After one has folded one's arms and said "NO! NO! NO!" to near-universal scientific agreement on colossal amounts of data, convincing oneself that companies aren't really preparing for climate change is a snap.

Eric said...

"...always more marketing hype than corporate commitment"

That's right: we're the ones ignoring empirical data. If you click on the blue words in the post, Anon, you'll see a graph.

Blowing smoke said...

You're mixing up different things. There's investing (or not) in green energy (the Forbes link), there's falsely promoting oneself as green (the Olympics link), and then there's the original observation: hundreds of companies across the world accept that global warming is occurring, and they foresee new costs because of it.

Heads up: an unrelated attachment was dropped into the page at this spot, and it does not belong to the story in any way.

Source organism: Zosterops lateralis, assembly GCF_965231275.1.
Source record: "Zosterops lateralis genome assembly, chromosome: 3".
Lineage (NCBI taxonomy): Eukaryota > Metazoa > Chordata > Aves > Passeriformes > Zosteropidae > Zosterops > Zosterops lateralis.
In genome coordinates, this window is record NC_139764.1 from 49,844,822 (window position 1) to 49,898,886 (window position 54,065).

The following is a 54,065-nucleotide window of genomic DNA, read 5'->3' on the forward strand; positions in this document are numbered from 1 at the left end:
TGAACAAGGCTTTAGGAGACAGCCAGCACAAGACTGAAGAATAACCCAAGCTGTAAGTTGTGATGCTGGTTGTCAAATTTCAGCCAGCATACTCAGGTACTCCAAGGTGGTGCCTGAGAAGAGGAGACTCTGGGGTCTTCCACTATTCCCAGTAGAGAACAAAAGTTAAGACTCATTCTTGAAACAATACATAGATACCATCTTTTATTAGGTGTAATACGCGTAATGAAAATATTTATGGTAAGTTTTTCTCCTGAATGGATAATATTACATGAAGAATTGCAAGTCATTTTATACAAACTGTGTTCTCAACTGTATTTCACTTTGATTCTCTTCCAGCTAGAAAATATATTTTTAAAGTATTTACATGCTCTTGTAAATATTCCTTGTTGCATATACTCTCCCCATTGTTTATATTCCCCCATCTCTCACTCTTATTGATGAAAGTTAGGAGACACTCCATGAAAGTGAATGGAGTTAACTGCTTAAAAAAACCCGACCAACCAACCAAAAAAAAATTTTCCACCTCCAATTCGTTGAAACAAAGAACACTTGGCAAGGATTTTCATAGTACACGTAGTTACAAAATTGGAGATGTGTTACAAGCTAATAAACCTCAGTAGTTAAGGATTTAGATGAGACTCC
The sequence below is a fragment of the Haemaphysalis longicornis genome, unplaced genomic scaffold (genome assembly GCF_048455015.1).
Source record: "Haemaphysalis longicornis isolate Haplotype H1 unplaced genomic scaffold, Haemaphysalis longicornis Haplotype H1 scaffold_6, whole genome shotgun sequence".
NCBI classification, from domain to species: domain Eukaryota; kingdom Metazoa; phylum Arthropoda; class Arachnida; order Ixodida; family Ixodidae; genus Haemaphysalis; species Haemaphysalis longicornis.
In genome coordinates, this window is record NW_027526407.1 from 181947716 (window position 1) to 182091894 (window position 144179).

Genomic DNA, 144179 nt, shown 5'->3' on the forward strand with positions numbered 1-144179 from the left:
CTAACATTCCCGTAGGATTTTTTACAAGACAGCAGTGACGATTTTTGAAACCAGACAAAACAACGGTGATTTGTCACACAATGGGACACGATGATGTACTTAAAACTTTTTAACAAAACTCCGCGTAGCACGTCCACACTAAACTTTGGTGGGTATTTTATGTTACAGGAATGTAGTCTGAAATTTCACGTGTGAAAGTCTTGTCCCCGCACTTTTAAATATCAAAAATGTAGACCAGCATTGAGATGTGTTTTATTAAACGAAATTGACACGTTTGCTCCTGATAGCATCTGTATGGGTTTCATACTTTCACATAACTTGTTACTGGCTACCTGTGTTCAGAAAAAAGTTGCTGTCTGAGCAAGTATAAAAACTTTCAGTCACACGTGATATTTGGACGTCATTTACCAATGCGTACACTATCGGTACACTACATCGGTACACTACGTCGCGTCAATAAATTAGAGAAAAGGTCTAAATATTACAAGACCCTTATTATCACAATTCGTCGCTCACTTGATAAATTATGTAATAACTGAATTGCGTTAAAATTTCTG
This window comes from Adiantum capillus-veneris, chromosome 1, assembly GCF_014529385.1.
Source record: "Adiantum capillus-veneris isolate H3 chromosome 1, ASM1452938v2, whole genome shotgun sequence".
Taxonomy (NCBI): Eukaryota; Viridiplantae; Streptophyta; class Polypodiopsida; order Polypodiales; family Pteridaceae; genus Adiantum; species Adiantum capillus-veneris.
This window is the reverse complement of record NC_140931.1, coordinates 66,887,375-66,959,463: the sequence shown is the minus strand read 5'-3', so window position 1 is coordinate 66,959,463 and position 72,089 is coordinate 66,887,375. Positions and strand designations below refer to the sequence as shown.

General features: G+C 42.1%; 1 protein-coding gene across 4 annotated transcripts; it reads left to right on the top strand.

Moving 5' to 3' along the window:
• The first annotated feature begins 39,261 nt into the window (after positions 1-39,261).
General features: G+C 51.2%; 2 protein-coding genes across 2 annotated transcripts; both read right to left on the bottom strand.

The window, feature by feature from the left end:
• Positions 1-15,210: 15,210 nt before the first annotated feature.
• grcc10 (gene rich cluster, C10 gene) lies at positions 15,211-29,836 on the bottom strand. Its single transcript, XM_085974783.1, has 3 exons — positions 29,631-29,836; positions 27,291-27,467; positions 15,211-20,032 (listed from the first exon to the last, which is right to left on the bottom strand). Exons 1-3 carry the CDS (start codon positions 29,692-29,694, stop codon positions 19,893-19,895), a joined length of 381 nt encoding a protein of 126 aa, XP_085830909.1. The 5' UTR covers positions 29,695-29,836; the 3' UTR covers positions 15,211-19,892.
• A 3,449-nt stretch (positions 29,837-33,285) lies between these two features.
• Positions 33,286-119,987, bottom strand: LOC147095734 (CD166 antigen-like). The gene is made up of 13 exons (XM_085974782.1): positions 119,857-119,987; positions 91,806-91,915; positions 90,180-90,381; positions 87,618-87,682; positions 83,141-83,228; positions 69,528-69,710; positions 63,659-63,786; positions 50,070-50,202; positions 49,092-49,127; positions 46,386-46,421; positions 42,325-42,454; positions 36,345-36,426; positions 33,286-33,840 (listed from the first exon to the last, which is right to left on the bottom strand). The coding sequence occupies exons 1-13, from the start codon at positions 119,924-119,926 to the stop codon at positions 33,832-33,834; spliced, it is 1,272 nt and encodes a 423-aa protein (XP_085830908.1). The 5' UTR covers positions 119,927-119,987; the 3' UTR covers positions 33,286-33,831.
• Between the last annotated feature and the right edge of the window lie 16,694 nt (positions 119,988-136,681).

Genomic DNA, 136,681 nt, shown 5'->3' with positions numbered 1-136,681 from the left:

These costs can range from anticipated offset fees to reduced crop yield to adaptation measures to infrastructure damage to amortization of affected investments. Different companies give differing weight to these different concerns. But the corporations are budgeting for those additional costs now, instead of waiting to see what a big hoax the whole thing is. For example, ExxonMobil disclosed in 2013 that it has integrated an assumed carbon price of $60 per metric ton into its ongoing strategies, a big jump from its earlier projections. Google is basing its fiscal decisions on the assumption that its current carbon price will more than double in the next 15 years. Walmart brags that its analysis of upcoming carbon costs gives them a competitive advantage over retailers who have yet to make such calculations.

Companies are also analyzing climate change to find new business opportunities and incentives in it. What they're not doing is assuming global warming is a fad that will go away.

You may not like it, but the market has already decided.

Eric said...